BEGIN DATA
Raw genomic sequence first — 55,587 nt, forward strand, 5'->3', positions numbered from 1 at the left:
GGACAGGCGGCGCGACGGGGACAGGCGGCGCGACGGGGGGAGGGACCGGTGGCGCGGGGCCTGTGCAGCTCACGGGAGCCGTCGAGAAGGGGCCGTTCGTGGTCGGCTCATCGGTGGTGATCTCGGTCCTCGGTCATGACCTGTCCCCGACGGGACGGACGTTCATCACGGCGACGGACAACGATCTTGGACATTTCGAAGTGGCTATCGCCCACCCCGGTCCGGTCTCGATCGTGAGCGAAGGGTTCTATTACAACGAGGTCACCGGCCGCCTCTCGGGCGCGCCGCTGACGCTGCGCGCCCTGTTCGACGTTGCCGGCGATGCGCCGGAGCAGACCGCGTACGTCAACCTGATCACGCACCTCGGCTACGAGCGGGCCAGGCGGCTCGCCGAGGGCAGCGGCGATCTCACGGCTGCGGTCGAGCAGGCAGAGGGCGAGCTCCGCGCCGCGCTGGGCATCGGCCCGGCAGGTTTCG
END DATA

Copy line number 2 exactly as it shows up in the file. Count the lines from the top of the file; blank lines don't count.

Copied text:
GGACAGGCGGCGCGACGGGGACAGGCGGCGCGACGGGGGGAGGGACCGGTGGCGCGGGGCCTGTGCAGCTCACGGGAGCCGTCGAGAAGGGGCCGTTCGTGGTCGGCTCATCGGTGGTGATCTCGGTCCTCGGTCATGACCTGTCCCCGACGGGACGGACGTTCATCACGGCGACGGACAACGATCTTGGACATTTCGAAGTGGCTATCGCCCACCCCGGTCCGGTCTCGATCGTGAGCGAAGGGTTCTATTACAACGAGGTCACCGGCCGCCTCTCGGGCGCGCCGCTGACGCTGCGCGCCCTGTTCGACGTTGCCGGCGATGCGCCGGAGCAGACCGCGTACGTCAACCTGATCACGCACCTCGGCTACGAGCGGGCCAGGCGGCTCGCCGAGGGCAGCGGCGATCTCACGGCTGCGGTCGAGCAGGCAGAGGGCGAGCTCCGCGCCGCGCTGGGCATCGGCCCGGCAGGTTTCG